Torrens GT8 (of the Stamina® range) is the first grazing tolerant highly winter active lucerne to be released to the Australian market. This product was selected from highly winter active survivors in grazing tolerance trials at Leigh Creek (VIC) and Gundagai (NSW). With a high leaf to stem ratio and fine stems, it produces high quality forage for premium hay production or grazing.
Sowing rate (sole): 5-25kg/ha
Sowing rate (mixed): 2-8kg/ha
Torrens GT8 was selected from highly winter active survivors in grazing tolerance trials at Leigh Creek (Victoria) and Gundagai (NSW).
Developing grazing tolerant lucernes for Australia’s dryland farms has taken nearly two decades and was a collaboration between PGG Wrightson Seeds and Alforex in the USA. Screening was conducted in Australia by PGG Wrightson Seeds who evaluated 24 advanced lines in trials that ran for 7 years. Plots were grazed for two 10 month periods at a stocking rate of 40 sheep/ha equivalent.
The original Stamina lucerne varieties were selected as ‘best of the best’ in these ultra-rigorous evaluations. As a result of this, the highly winter active survivors were then re-selected from and tested under another grazing tolerance trial from 2011-2014 in Ballarat.
Identify an area to plant lucerne a minimum of 6 months prior to sowing. Correct paddock selection is a key driver for long term lucerne stand persistence. Lucerne will grow on a variety of soils, but does best on deep, well-drained soils of medium to light texture.
Rich alluvial soils are ideal, but lucerne also thrives on most of the red earths, red-brown earths, and well-drained black and grey soils found throughout the cropping zone. Established lucerne tolerates saline soils moderately well, but seedlings are less tolerant.
Lucerne requires highly fertile slightly acidic soils, soil testing at least 12 months in advance allows enough time for deficiencies to be identified and fixed. Understanding the limitations of lucerne is important: factors such as low pH, Aluminiun and where it is within the soil profile will determine if the paddock is suitable for sowing lucerne.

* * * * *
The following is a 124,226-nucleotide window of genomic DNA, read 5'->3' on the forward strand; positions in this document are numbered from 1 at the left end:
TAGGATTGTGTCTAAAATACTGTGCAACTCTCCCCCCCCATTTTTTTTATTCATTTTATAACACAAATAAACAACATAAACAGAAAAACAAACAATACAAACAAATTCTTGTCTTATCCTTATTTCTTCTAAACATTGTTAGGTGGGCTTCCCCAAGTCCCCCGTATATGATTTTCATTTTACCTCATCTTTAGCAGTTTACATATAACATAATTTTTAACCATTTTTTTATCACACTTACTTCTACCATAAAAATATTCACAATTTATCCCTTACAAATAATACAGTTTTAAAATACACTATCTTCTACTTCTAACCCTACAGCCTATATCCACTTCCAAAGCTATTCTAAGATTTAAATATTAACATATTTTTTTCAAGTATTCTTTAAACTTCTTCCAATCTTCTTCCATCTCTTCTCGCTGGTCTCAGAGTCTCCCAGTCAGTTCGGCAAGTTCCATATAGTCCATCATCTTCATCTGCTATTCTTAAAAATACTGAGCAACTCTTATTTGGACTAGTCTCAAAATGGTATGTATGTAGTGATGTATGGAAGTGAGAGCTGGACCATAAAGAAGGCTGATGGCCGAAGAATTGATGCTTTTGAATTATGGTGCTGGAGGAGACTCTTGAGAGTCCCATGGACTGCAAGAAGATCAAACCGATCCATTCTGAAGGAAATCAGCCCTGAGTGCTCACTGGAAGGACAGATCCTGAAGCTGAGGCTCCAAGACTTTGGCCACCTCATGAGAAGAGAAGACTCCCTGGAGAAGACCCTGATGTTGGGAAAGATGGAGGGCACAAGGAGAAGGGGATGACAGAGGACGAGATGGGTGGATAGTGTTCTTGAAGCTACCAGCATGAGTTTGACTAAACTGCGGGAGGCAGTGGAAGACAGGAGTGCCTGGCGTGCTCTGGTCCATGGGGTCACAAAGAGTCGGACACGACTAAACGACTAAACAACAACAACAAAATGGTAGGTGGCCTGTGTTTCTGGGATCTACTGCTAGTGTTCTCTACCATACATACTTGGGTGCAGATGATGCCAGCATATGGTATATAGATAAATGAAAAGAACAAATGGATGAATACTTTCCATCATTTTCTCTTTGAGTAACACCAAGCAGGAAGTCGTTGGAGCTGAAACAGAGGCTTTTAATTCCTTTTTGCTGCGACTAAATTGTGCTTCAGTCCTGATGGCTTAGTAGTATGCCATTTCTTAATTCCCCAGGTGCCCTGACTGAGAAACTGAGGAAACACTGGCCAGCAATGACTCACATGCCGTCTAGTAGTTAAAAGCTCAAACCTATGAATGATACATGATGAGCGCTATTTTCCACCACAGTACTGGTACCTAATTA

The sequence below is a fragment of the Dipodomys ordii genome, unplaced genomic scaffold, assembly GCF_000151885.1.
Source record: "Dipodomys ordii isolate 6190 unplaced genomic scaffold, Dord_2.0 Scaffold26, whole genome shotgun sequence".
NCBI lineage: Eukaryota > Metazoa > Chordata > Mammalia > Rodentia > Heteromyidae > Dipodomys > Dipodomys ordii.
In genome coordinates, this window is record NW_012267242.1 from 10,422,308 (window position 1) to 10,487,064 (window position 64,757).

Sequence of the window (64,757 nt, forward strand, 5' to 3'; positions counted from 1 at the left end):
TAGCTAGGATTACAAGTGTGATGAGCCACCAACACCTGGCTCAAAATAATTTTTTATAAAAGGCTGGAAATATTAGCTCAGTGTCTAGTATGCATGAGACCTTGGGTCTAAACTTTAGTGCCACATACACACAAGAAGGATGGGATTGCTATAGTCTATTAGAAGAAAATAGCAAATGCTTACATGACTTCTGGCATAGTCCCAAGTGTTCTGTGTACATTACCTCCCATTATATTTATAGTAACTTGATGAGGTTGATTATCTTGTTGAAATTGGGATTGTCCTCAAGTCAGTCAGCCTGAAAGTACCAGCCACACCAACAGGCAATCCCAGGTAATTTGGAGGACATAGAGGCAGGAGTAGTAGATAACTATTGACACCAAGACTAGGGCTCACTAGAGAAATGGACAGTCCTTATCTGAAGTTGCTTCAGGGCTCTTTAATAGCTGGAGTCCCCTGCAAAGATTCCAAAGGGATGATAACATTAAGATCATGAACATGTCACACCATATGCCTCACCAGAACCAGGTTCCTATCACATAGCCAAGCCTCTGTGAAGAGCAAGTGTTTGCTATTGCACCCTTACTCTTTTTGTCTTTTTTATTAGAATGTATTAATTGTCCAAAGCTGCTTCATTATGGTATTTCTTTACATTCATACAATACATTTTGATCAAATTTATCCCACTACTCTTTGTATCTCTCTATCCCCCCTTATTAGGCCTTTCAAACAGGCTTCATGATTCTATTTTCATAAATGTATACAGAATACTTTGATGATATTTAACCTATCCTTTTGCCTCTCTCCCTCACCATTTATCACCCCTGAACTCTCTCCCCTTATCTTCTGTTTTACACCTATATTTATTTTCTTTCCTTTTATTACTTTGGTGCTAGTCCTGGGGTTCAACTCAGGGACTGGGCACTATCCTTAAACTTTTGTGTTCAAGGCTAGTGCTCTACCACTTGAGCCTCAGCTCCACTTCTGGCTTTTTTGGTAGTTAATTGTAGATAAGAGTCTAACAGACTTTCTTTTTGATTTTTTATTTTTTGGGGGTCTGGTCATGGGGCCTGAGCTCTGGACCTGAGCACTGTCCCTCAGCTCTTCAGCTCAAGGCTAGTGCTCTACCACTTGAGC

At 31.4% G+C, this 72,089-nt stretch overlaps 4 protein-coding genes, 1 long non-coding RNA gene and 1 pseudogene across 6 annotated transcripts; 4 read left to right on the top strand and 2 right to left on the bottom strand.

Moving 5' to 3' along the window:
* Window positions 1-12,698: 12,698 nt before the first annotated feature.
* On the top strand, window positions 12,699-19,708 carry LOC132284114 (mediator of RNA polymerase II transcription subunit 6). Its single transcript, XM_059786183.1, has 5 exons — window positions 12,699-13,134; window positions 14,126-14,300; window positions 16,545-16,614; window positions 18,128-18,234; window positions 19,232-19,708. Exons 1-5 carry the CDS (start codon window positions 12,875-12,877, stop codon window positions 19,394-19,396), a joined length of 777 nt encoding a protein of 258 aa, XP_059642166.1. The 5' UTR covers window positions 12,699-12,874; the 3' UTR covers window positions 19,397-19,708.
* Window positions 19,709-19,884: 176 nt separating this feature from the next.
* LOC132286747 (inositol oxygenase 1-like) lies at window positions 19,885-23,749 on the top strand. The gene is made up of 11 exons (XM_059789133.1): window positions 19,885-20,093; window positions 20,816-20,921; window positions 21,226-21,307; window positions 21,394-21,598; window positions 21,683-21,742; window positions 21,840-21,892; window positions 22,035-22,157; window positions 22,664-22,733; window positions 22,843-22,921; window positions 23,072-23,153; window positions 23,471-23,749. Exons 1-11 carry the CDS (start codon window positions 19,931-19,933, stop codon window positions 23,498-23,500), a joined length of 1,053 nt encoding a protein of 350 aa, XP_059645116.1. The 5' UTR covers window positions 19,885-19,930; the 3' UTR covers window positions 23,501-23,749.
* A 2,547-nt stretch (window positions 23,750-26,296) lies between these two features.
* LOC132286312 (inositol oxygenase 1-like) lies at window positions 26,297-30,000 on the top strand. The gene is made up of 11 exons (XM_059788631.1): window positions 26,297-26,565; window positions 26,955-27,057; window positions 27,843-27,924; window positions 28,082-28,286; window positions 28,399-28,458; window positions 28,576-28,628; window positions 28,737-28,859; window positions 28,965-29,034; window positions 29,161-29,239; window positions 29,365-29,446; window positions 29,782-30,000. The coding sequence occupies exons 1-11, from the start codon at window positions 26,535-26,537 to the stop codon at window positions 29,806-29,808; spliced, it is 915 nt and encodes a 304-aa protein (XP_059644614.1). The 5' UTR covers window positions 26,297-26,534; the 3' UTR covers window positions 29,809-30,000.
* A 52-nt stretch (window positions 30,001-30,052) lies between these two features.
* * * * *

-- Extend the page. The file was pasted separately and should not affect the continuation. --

Preparing the seed bed takes into consideration the soil type and cultivation of the soil to ensure the soil is fine. This will aid the soil to seed contact at the time of sowing as well as good supporting moisture infiltration around the seed either after a rainfall event or irrigation. Poor weed control is one of the most common issues that can lead to poor lucerne establishment.
Weed control must start the year prior to sowing the lucerne to ensure adequate time and opportunity to control any weeds that are present in the paddock. This should also reduce the need for post emergent herbicides to be used in the young lucerne crop as this can retard growth.
The sowing depth needs to be managed as lucerne is a small seed and therefore only needs to be sown at no more the 15mm deep. This will enable the lucerne to germinate and the seedling to rise above the soil to begin photosynthesis. Correct paddock selection is a key driver for long term lucerne stand persistence.
First grazing/cutting: Allow the lucerne to reach a minimum of 50% flowering (50% of the tallest stems have a flower) prior to the first grazing/cutting, If the stand is weedy at establishment it can be grazed/cut once if it is 15-20 cm tall and then left to flower a minimum of 50%
Spring - Seasonal management (focus on Stock performance)
Summer – Focus on stock performance
Autumn – Focus on lucerne
Winter – Focus on management
Minimum 350mm rainfall per annum unless irrigated
Torrens GT8 has been ideal for our hay operation as it’s providing us with high quality, soft leafy hay. Sown under irrigation, our yield was roughly on average 145 bales per hectare at a bale weight of 25kg+ (per bale). Considering this was a new lucerne stand, I’m pretty happy with the numbers, which will only improve with each cut as the stand matures."